Creating an Islamic-American Culture
You wrote a fantastic novel or children’s book. You have completed that non-fiction exposé on shadow governments or a heart wrenching and heartwarming memoir of the pain and redemption that is you. Wonderful. Cue the applause. You are done now, right? Not so fast young grasshopper. It must now be read, and not for the umpteenth time by you. You need real people. People who don’t talk, sound or think like you. You need readers, but not the readers to whom you will eventually launch your book. You want the “pre” readers; you want beta, readers.
Beta readers are those intrepid first adopter types that love to know things before everyone else does. Why? I don’t know. Maybe they enjoy saying “Na, Na, Na, I got the ice cream, and you no have none.” Whatever their personal motivations, you need beta readers. Beta readers will take your future bestseller and then smell, taste, chew, and digest it (and if necessary throw it up) to provide you with critical feedback on the literary meal they just ingested. So yes, you need some literary “food” critics for your word veggies, paragraph carbs and chapter entrees. Can you tell I was hungry when I wrote this?
One of the best decisions I made when I wrote my novel The Donor: When Conception Meets Deception was to identify and recruit beta readers. When you are writing your book, you are isolated “in your head.” For months on end, you only hear what YOU think. You develop the premise, do all the necessary research, and create strong characters. You draft all the back stories, narrative, and dialogue. The problem is, at the risk of sounding like a guy from Bensonhurst, Brooklyn, that’s a whole lot of “you’s”! As a result, your story will need some tightening up.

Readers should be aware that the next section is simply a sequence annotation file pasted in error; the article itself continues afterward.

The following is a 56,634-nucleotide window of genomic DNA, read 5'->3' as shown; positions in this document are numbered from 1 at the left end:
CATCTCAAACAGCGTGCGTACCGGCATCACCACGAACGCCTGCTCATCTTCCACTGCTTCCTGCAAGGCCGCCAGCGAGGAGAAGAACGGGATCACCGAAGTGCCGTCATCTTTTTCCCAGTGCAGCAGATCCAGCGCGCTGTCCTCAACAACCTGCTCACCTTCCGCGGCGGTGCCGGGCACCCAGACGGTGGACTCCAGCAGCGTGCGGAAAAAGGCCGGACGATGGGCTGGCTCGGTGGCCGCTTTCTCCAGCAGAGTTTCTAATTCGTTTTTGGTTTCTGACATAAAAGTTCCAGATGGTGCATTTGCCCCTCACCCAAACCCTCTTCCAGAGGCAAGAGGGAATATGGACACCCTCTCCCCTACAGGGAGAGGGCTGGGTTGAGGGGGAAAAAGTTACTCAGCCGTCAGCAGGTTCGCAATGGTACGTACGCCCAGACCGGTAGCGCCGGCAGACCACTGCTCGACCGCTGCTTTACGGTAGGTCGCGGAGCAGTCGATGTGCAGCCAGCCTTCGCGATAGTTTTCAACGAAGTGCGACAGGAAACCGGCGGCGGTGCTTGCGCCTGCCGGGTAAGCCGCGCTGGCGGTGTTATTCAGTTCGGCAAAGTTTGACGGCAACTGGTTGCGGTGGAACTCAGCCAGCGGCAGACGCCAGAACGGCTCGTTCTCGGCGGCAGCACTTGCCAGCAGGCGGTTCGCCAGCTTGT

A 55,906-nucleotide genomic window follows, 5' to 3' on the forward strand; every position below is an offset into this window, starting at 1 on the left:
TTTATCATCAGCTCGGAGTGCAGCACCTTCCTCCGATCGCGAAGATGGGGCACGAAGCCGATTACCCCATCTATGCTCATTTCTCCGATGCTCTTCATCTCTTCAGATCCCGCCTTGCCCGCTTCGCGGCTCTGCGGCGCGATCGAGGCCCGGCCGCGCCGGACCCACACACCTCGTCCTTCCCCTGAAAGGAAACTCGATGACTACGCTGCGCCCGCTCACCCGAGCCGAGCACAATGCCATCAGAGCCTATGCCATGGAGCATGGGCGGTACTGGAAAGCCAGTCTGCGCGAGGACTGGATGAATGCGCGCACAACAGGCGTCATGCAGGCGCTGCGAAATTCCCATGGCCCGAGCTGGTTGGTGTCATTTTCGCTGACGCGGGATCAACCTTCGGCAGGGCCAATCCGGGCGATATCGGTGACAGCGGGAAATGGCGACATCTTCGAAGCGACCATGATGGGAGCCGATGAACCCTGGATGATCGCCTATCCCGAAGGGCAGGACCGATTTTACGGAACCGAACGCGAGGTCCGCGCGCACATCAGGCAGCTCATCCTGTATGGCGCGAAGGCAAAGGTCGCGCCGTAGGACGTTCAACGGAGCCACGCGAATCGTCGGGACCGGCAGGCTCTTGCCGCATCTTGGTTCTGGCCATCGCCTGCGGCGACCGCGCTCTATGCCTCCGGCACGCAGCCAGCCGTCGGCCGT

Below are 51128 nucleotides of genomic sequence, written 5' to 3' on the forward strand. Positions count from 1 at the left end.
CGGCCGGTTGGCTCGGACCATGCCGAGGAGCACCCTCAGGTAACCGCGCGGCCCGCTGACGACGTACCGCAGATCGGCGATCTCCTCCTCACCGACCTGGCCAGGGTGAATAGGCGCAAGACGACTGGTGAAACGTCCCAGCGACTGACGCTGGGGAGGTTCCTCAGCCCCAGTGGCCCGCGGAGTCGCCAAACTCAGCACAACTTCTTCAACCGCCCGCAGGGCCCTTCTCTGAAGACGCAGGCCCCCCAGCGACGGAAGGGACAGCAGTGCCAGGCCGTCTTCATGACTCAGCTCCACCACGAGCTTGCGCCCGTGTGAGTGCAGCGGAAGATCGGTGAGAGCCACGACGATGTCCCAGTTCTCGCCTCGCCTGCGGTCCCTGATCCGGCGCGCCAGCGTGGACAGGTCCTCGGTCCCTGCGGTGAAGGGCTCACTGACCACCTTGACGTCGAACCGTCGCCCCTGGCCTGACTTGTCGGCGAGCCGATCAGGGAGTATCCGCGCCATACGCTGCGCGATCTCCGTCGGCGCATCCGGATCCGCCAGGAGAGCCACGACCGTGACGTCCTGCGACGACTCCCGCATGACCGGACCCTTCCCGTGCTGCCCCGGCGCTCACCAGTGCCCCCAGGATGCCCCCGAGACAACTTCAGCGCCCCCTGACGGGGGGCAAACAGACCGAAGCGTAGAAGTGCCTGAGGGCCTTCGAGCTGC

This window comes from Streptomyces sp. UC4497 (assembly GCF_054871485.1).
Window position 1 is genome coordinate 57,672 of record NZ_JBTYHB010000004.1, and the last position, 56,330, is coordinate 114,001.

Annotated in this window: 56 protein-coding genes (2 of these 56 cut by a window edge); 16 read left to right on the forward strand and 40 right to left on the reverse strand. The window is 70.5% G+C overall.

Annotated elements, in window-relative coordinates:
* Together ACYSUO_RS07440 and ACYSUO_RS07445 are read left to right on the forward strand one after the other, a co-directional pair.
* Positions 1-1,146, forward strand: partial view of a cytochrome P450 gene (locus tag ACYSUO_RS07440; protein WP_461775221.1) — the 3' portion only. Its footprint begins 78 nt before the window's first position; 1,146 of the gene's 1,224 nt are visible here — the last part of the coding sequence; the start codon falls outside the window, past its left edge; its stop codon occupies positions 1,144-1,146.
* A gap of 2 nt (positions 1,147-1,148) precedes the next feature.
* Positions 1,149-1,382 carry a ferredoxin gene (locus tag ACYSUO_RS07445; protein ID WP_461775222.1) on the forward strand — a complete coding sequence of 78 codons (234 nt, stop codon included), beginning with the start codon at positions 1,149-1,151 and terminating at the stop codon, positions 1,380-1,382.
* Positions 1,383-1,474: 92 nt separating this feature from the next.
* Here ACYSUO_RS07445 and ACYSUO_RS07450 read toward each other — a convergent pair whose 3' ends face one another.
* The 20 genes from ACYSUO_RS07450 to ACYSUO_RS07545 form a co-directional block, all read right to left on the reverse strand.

As authors, WE know what we are trying to say, but we can and do miss a lot of mistakes in our writing. When I shared the first chapter of my novel with my beta readers, the feedback I received inferred that it took a little too long to get to the action. Readers indicated that my words were “beautiful”, “poetic”, and I “painted pictures with language” but the story was a bit too poetic and dense. Once the beta readers got to the dialogue they said, “You had me on the edge of my seat,” “I couldn’t put it down,” “I wanted to know why he (the protagonist) was doing what he was doing.” I let go of my ego (you MUST do that as a writer) and trimmed the fat. I shared the revised version, and my beta readers loved it. Thus, having others outside myself read my manuscript was essential in recognizing where I needed to improve my story.
As an author, it is crucial not to fall into the trap of loving the sound of your voice. Beta readers save you from publishing a book that only one reader will understand and enjoy…YOU! Since we already went over the pitfalls of the “you’s”, you betta get you some betas.
Brother Dash is the author of The Donor: When Conception Meets Deception whose tagline reads: “In order to keep a secret past from destroying his perfect lie the man who “has it all” will be blackmailed into repaying a debt…with his body.” Get freebies on the Brother Dash email list http://www.brotherdash.com